Duff27 likes this.
  6. scurvy311

    scurvy311 Dec 3, 2005 Louisiana

    Pull clear beer with no setiment, bulk aging (until it's gone),

    Definitly, and I would piggy back on that to add the ability to adjust carbonation on the fly
     
  7. NiceFly

    NiceFly Dec 22, 2011 Tajikistan

    Well, most of the advantages I can think of have been listed. The small pour and hop bag fliter being the two main ones for me.

    I will add one, not knowing how much beer is left. When I have a really good one on tap, I do not want to know when it will kick. This way I do not anguish over every bottle and just keep pouring until it spits at me.
     
  8. audioserf

    audioserf Sep 3, 2010 Connecticut

    I got my kegging setup in May of 2011 and ever since then it has only been under much protest that I've bottled homebrew. Bottling is a simply terrible thing to have to bother with.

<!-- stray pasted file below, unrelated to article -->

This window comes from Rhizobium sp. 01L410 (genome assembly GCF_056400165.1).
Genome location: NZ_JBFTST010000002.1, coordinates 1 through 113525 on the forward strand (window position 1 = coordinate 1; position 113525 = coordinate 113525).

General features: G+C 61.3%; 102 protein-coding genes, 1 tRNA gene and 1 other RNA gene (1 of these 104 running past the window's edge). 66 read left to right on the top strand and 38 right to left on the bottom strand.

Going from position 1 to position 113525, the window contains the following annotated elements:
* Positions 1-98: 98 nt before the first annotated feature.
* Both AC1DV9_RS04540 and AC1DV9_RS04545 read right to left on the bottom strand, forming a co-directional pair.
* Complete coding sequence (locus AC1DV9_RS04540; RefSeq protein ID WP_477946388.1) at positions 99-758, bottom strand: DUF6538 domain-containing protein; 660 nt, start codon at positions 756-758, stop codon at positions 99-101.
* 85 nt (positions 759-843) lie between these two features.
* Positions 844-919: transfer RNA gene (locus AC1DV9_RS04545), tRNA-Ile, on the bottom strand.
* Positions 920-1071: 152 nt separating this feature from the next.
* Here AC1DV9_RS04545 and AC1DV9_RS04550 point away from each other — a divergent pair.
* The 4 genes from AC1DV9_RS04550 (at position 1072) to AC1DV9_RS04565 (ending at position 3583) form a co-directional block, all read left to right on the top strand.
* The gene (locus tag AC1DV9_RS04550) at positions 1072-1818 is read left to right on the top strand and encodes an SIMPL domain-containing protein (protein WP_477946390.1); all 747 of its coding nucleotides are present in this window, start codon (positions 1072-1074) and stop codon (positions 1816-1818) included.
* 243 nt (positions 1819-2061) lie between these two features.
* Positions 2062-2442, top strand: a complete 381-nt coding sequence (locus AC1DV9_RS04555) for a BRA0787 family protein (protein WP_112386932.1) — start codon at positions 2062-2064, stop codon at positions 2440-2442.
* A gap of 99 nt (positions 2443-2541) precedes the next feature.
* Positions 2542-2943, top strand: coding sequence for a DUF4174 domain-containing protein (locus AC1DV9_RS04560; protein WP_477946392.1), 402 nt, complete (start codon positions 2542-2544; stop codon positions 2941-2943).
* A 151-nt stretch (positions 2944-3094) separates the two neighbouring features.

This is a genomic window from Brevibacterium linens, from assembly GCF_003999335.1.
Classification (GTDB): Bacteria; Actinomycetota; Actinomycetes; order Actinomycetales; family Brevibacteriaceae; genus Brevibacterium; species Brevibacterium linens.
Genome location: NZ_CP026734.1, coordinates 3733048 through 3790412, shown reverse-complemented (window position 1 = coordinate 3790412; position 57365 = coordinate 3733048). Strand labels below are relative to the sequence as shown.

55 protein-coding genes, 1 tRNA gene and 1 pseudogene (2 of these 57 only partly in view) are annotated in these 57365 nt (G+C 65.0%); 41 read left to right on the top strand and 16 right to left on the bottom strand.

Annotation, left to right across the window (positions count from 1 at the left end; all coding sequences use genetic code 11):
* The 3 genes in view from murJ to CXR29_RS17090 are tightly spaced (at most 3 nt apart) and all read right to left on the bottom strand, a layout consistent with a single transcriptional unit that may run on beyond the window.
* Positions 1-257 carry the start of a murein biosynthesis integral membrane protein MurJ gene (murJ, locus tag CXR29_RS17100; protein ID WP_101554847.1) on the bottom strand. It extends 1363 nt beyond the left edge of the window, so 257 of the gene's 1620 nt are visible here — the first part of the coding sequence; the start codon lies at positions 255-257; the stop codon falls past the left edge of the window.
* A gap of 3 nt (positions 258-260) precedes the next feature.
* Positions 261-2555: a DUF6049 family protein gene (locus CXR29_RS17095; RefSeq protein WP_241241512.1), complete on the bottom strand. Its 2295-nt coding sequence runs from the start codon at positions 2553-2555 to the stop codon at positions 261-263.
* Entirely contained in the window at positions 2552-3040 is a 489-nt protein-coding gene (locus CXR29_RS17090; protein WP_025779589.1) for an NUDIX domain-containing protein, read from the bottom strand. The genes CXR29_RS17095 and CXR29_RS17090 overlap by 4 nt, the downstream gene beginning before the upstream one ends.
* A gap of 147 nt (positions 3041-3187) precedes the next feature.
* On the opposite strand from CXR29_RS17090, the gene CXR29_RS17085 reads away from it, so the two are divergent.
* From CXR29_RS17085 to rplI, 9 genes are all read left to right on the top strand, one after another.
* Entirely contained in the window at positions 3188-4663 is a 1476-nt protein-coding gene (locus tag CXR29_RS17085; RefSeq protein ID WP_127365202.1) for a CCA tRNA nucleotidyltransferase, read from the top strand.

I enjoy being able to fill a growler to bring to a friend's house or a family function.
     
  9. scurvy311

    scurvy311 Dec 3, 2005 Louisiana

    Amen. Competition beer is the only thing I bottle now and it is only 4-6 at a time straight from the keg and it isn't every keg.
     
  10. robhbest

    robhbest Apr 16, 2012 Michigan

    We've only bottled very very special beers lately. Usually ones that will be sitting in the cellar for a long time.
     
    NiceFly likes this.
  11. mikehartigan

    mikehartigan Apr 9, 2007 Illinois

    Clearly, you're a glass half full kind of guy! I agree, this is an advantage, though I've never thought to articulate it.

    To those who feel that cleaning/sanitizing/filling a keg is as much work as cleaning/sanitizing/filling/capping 50 bottles: What are you, nuts????!!!!